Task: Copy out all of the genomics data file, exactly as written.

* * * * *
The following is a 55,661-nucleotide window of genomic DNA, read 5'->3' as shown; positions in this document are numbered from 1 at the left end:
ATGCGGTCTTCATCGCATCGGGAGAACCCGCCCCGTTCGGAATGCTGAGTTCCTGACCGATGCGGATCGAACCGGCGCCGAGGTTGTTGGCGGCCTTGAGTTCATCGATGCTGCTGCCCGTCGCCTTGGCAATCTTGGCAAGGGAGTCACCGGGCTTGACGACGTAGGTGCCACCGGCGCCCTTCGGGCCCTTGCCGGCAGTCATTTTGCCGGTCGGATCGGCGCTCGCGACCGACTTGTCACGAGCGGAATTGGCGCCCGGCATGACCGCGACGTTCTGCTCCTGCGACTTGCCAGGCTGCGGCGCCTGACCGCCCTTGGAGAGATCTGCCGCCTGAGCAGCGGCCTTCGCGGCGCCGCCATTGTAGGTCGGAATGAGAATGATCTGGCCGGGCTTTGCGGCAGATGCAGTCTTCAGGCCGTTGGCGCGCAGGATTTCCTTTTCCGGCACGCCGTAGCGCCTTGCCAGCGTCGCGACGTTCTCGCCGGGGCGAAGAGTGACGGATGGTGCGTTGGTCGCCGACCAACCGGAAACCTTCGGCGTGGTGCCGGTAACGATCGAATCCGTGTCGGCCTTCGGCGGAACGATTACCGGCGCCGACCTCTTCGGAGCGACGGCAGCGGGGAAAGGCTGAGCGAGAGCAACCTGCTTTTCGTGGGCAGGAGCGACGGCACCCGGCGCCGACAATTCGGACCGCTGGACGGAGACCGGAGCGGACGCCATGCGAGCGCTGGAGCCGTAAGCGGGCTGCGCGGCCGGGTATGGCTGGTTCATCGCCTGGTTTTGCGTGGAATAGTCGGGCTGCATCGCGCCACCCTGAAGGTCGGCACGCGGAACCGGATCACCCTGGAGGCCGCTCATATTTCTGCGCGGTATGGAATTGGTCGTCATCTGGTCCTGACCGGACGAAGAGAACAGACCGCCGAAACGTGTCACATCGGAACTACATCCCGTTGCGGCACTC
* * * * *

The following is a 55,661-nucleotide window of genomic DNA, read 5'->3' as shown; positions in this document are numbered from 1 at the left end:
ATGCGGTCTTCATCGCATCGGGAGAACCCGCCCCGTTCGGAATGCTGAGTTCCTGACCGATGCGGATCGAACCGGCGCCGAGGTTGTTGGCGGCCTTGAGTTCATCGATGCTGCTGCCCGTCGCCTTGGCAATCTTGGCAAGGGAGTCACCGGGCTTGACGACGTAGGTGCCACCGGCGCCCTTCGGGCCCTTGCCGGCAGTCATTTTGCCGGTCGGATCGGCGCTCGCGACCGACTTGTCACGAGCGGAATTGGCGCCCGGCATGACCGCGACGTTCTGCTCCTGCGACTTGCCAGGCTGCGGCGCCTGACCGCCCTTGGAGAGATCTGCCGCCTGAGCAGCGGCCTTCGCGGCGCCGCCATTGTAGGTCGGAATGAGAATGATCTGGCCGGGCTTTGCGGCAGATGCAGTCTTCAGGCCGTTGGCGCGCAGGATTTCCTTTTCCGGCACGCCGTAGCGCCTTGCCAGCGTCGCGACGTTCTCGCCGGGGCGAAGAGTGACGGATGGTGCGTTGGTCGCCGACCAACCGGAAACCTTCGGCGTGGTGCCGGTAACGATCGAATCCGTGTCGGCCTTCGGCGGAACGATTACCGGCGCCGACCTCTTCGGAGCGACGGCAGCGGGGAAAGGCTGAGCGAGAGCAACCTGCTTTTCGTGGGCAGGAGCGACGGCACCCGGCGCCGACAATTCGGACCGCTGGACGGAGACCGGAGCGGACGCCATGCGAGCGCTGGAGCCGTAAGCGGGCTGCGCGGCCGGGTATGGCTGGTTCATCGCCTGGTTTTGCGTGGAATAGTCGGGCTGCATCGCGCCACCCTGAAGGTCGGCACGCGGAACCGGATCACCCTGGAGGCCGCTCATATTTCTGCGCGGTATGGAATTGGTCGTCATCTGGTCCTGACCGGACGAAGAGAACAGACCGCCGAAACGTGTCACATCGGAACTACATCCCGTTGCGGCACTC